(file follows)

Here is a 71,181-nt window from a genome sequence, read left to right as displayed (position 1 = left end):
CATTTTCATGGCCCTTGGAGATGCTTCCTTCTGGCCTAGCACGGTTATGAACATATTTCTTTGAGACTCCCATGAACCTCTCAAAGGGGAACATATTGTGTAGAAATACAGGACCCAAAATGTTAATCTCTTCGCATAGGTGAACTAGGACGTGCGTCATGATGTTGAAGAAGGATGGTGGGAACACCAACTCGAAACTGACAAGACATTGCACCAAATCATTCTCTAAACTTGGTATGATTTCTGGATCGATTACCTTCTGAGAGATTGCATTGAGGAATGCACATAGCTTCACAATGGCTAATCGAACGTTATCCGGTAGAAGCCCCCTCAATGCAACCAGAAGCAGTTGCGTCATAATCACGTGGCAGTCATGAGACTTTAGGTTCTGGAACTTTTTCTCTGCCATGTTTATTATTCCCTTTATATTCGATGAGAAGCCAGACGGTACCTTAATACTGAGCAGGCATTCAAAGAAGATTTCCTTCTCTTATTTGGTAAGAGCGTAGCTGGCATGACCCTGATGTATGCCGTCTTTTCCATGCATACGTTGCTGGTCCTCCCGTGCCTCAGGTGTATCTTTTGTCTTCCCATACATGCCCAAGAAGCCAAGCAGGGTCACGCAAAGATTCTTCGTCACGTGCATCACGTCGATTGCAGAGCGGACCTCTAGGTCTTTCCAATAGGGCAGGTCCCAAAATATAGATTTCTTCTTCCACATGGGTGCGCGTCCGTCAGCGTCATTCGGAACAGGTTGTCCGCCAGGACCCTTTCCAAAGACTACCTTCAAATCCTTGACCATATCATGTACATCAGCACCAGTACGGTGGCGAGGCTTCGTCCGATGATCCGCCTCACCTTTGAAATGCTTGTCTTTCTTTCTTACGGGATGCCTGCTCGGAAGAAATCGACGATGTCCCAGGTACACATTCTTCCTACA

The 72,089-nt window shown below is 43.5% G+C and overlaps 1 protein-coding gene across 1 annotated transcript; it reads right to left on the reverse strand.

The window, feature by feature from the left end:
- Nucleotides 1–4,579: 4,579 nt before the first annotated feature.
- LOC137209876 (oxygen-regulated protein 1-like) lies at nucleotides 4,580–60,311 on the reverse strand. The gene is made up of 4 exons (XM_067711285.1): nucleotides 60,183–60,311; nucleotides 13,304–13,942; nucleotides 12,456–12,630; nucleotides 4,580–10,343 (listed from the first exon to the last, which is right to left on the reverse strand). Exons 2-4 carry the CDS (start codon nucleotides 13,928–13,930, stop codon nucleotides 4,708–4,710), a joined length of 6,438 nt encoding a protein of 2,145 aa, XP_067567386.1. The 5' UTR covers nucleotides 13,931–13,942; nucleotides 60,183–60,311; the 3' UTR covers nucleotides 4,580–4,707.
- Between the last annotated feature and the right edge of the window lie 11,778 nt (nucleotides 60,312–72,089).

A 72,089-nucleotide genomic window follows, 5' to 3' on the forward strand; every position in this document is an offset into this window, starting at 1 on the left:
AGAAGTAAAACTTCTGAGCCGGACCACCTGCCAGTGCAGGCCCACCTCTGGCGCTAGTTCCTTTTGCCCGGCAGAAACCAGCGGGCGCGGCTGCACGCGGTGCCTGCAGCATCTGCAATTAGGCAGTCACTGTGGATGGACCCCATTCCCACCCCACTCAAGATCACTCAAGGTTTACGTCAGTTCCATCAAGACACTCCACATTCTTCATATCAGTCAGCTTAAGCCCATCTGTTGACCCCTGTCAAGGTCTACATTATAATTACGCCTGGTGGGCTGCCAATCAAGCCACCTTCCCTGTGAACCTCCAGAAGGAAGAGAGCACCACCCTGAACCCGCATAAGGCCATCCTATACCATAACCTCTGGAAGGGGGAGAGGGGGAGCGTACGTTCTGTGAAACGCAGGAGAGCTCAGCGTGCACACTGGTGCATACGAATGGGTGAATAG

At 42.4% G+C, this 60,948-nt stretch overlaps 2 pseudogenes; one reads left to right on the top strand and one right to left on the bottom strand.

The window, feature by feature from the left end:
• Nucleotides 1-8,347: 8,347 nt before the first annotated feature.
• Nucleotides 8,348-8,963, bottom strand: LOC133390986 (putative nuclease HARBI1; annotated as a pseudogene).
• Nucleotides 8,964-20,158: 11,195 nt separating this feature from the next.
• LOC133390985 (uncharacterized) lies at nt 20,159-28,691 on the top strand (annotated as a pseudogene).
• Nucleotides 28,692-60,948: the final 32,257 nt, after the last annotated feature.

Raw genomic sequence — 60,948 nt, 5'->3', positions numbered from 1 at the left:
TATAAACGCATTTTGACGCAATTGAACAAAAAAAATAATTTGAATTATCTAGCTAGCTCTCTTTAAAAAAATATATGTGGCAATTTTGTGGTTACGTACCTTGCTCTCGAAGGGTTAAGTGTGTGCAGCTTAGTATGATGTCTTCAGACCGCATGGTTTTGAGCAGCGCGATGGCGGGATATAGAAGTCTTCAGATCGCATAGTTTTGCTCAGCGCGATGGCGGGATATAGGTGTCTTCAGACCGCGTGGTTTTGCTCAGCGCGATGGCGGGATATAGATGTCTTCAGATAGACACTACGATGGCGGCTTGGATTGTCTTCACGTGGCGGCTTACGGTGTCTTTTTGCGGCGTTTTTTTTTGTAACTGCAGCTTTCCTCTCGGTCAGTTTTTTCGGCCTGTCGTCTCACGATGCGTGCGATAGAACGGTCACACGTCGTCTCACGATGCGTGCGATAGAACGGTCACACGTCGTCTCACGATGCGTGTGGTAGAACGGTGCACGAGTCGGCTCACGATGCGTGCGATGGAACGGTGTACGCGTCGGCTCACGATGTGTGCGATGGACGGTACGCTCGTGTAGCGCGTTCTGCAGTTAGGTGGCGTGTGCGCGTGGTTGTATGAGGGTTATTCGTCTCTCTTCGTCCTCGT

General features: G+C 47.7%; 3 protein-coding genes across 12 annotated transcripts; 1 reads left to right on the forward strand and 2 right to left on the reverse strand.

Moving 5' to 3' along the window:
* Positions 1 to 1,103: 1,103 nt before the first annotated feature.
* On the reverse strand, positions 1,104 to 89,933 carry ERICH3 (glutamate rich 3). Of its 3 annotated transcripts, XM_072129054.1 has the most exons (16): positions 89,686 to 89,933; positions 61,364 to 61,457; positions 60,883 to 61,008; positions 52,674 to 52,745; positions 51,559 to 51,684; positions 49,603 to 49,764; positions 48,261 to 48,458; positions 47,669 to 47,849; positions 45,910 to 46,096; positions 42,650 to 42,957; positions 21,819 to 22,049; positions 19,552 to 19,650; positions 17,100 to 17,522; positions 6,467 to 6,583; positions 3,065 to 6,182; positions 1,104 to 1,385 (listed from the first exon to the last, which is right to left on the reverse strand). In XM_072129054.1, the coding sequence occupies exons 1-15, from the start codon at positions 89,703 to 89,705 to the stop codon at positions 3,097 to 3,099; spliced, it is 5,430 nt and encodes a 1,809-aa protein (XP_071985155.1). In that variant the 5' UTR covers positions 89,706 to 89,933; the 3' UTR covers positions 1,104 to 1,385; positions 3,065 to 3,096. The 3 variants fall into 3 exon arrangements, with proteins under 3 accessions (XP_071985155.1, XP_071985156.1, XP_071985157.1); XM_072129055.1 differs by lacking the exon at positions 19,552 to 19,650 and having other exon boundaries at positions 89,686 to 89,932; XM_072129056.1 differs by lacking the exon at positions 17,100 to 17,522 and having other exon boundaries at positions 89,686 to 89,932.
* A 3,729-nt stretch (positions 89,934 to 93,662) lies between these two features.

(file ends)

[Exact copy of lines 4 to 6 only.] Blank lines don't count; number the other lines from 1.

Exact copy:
The window, feature by feature from the left end:
- Nucleotides 1–4,579: 4,579 nt before the first annotated feature.
- LOC137209876 (oxygen-regulated protein 1-like) lies at nucleotides 4,580–60,311 on the reverse strand. The gene is made up of 4 exons (XM_067711285.1): nucleotides 60,183–60,311; nucleotides 13,304–13,942; nucleotides 12,456–12,630; nucleotides 4,580–10,343 (listed from the first exon to the last, which is right to left on the reverse strand). Exons 2-4 carry the CDS (start codon nucleotides 13,928–13,930, stop codon nucleotides 4,708–4,710), a joined length of 6,438 nt encoding a protein of 2,145 aa, XP_067567386.1. The 5' UTR covers nucleotides 13,931–13,942; nucleotides 60,183–60,311; the 3' UTR covers nucleotides 4,580–4,707.